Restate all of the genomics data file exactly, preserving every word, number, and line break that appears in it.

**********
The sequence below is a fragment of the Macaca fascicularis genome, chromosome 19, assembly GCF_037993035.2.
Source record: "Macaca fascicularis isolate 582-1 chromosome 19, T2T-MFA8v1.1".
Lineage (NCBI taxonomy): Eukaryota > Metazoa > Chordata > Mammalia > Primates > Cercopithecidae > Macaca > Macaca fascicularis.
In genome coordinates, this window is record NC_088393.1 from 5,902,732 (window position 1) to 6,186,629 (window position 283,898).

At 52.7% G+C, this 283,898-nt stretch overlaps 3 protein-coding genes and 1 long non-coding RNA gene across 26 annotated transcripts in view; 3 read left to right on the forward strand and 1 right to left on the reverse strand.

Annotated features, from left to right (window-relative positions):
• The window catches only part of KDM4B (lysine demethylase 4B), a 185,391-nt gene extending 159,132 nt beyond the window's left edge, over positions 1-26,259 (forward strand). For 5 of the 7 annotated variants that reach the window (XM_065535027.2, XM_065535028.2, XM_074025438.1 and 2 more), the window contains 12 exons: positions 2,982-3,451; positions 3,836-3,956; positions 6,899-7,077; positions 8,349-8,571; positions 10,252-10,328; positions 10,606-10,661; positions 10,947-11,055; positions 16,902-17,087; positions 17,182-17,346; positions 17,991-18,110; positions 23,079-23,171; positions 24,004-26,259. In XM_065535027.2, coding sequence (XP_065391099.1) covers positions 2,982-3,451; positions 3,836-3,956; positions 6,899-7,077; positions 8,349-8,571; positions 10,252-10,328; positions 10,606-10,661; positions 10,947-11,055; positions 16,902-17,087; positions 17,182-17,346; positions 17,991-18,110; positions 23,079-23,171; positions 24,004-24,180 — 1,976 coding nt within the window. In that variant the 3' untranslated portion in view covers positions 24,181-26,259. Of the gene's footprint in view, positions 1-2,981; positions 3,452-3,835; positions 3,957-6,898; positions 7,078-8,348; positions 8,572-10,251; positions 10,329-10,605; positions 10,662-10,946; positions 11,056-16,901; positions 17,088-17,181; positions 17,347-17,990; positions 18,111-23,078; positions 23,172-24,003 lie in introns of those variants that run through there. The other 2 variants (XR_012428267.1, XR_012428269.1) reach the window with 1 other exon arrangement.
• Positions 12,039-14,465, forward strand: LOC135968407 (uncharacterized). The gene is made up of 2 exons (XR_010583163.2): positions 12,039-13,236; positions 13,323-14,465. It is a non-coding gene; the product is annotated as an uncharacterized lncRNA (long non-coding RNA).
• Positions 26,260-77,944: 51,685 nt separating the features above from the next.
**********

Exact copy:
The sequence below is a fragment of the Macaca fascicularis genome, chromosome 19, assembly GCF_037993035.2.
Source record: "Macaca fascicularis isolate 582-1 chromosome 19, T2T-MFA8v1.1".
Lineage (NCBI taxonomy): Eukaryota > Metazoa > Chordata > Mammalia > Primates > Cercopithecidae > Macaca > Macaca fascicularis.
In genome coordinates, this window is record NC_088393.1 from 5,902,732 (window position 1) to 6,186,629 (window position 283,898).

At 52.7% G+C, this 283,898-nt stretch overlaps 3 protein-coding genes and 1 long non-coding RNA gene across 26 annotated transcripts in view; 3 read left to right on the forward strand and 1 right to left on the reverse strand.

Annotated features, from left to right (window-relative positions):
• The window catches only part of KDM4B (lysine demethylase 4B), a 185,391-nt gene extending 159,132 nt beyond the window's left edge, over positions 1-26,259 (forward strand). For 5 of the 7 annotated variants that reach the window (XM_065535027.2, XM_065535028.2, XM_074025438.1 and 2 more), the window contains 12 exons: positions 2,982-3,451; positions 3,836-3,956; positions 6,899-7,077; positions 8,349-8,571; positions 10,252-10,328; positions 10,606-10,661; positions 10,947-11,055; positions 16,902-17,087; positions 17,182-17,346; positions 17,991-18,110; positions 23,079-23,171; positions 24,004-26,259. In XM_065535027.2, coding sequence (XP_065391099.1) covers positions 2,982-3,451; positions 3,836-3,956; positions 6,899-7,077; positions 8,349-8,571; positions 10,252-10,328; positions 10,606-10,661; positions 10,947-11,055; positions 16,902-17,087; positions 17,182-17,346; positions 17,991-18,110; positions 23,079-23,171; positions 24,004-24,180 — 1,976 coding nt within the window. In that variant the 3' untranslated portion in view covers positions 24,181-26,259. Of the gene's footprint in view, positions 1-2,981; positions 3,452-3,835; positions 3,957-6,898; positions 7,078-8,348; positions 8,572-10,251; positions 10,329-10,605; positions 10,662-10,946; positions 11,056-16,901; positions 17,088-17,181; positions 17,347-17,990; positions 18,111-23,078; positions 23,172-24,003 lie in introns of those variants that run through there. The other 2 variants (XR_012428267.1, XR_012428269.1) reach the window with 1 other exon arrangement.
• Positions 12,039-14,465, forward strand: LOC135968407 (uncharacterized). The gene is made up of 2 exons (XR_010583163.2): positions 12,039-13,236; positions 13,323-14,465. It is a non-coding gene; the product is annotated as an uncharacterized lncRNA (long non-coding RNA).
• Positions 26,260-77,944: 51,685 nt separating the features above from the next.